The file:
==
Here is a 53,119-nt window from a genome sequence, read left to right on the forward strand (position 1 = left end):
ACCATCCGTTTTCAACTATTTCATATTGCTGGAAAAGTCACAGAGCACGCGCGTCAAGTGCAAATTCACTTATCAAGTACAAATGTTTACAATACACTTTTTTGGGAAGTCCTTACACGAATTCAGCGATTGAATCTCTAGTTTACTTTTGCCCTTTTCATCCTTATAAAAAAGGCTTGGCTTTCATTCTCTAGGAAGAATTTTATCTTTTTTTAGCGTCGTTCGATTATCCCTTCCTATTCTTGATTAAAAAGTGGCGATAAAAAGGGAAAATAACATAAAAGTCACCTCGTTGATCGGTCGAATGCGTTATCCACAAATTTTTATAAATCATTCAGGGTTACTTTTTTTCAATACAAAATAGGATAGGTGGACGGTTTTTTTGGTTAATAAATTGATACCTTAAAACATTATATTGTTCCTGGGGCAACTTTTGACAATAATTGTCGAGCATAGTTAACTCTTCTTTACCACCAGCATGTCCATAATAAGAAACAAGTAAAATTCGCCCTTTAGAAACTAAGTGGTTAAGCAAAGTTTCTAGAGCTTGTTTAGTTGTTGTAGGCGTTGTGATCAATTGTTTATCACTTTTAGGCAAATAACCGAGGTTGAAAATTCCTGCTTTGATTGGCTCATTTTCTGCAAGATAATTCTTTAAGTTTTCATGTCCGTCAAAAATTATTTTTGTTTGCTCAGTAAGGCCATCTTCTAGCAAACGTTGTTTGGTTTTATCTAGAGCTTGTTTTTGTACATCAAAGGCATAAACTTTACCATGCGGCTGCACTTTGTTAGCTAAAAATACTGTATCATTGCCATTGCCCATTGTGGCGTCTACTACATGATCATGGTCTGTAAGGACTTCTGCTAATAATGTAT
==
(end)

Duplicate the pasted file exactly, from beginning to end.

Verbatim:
Here is a 53,119-nt window from a genome sequence, read left to right on the forward strand (position 1 = left end):
ACCATCCGTTTTCAACTATTTCATATTGCTGGAAAAGTCACAGAGCACGCGCGTCAAGTGCAAATTCACTTATCAAGTACAAATGTTTACAATACACTTTTTTGGGAAGTCCTTACACGAATTCAGCGATTGAATCTCTAGTTTACTTTTGCCCTTTTCATCCTTATAAAAAAGGCTTGGCTTTCATTCTCTAGGAAGAATTTTATCTTTTTTTAGCGTCGTTCGATTATCCCTTCCTATTCTTGATTAAAAAGTGGCGATAAAAAGGGAAAATAACATAAAAGTCACCTCGTTGATCGGTCGAATGCGTTATCCACAAATTTTTATAAATCATTCAGGGTTACTTTTTTTCAATACAAAATAGGATAGGTGGACGGTTTTTTTGGTTAATAAATTGATACCTTAAAACATTATATTGTTCCTGGGGCAACTTTTGACAATAATTGTCGAGCATAGTTAACTCTTCTTTACCACCAGCATGTCCATAATAAGAAACAAGTAAAATTCGCCCTTTAGAAACTAAGTGGTTAAGCAAAGTTTCTAGAGCTTGTTTAGTTGTTGTAGGCGTTGTGATCAATTGTTTATCACTTTTAGGCAAATAACCGAGGTTGAAAATTCCTGCTTTGATTGGCTCATTTTCTGCAAGATAATTCTTTAAGTTTTCATGTCCGTCAAAAATTATTTTTGTTTGCTCAGTAAGGCCATCTTCTAGCAAACGTTGTTTGGTTTTATCTAGAGCTTGTTTTTGTACATCAAAGGCATAAACTTTACCATGCGGCTGCACTTTGTTAGCTAAAAATACTGTATCATTGCCATTGCCCATTGTGGCGTCTACTACATGATCATGGTCTGTAAGGACTTCTGCTAATAATGTAT